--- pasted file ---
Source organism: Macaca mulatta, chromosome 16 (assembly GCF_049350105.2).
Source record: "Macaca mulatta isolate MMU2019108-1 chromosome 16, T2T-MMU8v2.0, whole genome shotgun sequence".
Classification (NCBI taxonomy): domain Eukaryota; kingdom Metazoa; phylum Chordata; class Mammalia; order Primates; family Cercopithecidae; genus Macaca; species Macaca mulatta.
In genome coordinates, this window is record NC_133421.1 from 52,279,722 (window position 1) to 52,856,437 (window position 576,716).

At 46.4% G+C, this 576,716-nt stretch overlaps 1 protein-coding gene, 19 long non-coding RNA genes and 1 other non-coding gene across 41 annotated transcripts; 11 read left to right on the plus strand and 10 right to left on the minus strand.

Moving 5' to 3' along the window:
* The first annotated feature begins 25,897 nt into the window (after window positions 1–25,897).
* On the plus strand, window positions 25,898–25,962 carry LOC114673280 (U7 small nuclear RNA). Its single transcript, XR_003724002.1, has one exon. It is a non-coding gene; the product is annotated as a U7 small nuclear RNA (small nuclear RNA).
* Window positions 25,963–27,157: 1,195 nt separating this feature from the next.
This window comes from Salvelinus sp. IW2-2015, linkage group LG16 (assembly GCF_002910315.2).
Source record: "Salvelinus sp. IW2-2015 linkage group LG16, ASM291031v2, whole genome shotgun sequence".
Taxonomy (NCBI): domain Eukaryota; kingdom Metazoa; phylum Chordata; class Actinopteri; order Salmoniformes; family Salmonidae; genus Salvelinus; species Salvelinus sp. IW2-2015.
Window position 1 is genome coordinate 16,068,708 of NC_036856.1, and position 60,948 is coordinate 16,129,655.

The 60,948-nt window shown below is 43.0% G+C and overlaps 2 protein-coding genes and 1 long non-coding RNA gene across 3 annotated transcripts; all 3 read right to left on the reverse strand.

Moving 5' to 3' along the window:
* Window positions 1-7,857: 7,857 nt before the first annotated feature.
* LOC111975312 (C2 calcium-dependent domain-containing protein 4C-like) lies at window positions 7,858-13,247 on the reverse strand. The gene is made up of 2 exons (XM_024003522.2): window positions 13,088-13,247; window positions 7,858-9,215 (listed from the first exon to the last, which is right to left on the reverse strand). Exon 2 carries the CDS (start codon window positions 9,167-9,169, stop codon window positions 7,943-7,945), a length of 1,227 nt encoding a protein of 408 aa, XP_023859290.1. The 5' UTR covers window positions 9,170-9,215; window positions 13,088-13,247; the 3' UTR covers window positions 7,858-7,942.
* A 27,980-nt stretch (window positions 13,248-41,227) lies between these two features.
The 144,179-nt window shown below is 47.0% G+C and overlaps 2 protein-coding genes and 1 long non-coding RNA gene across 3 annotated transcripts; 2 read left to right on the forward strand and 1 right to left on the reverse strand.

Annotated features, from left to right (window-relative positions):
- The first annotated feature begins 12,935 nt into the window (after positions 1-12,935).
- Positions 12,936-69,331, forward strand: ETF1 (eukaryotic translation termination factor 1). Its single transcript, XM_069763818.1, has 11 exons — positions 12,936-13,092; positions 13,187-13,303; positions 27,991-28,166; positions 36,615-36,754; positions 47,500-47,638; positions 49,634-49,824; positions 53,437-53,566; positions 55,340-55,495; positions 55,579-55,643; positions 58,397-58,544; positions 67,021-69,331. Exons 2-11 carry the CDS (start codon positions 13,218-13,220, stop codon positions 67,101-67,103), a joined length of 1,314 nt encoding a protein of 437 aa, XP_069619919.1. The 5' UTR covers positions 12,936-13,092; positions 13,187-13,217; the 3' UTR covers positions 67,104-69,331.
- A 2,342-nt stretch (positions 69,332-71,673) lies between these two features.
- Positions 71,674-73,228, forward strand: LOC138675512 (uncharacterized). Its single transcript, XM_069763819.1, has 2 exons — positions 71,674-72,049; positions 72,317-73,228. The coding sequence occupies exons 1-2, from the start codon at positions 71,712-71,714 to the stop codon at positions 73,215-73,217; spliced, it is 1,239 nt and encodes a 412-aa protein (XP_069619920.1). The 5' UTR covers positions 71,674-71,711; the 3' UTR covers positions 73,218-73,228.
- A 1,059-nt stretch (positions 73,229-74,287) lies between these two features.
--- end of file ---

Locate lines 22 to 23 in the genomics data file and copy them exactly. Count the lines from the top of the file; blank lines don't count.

- Positions 12,936-69,331, forward strand: ETF1 (eukaryotic translation termination factor 1). Its single transcript, XM_069763818.1, has 11 exons — positions 12,936-13,092; positions 13,187-13,303; positions 27,991-28,166; positions 36,615-36,754; positions 47,500-47,638; positions 49,634-49,824; positions 53,437-53,566; positions 55,340-55,495; positions 55,579-55,643; positions 58,397-58,544; positions 67,021-69,331. Exons 2-11 carry the CDS (start codon positions 13,218-13,220, stop codon positions 67,101-67,103), a joined length of 1,314 nt encoding a protein of 437 aa, XP_069619919.1. The 5' UTR covers positions 12,936-13,092; positions 13,187-13,217; the 3' UTR covers positions 67,104-69,331.
- A 2,342-nt stretch (positions 69,332-71,673) lies between these two features.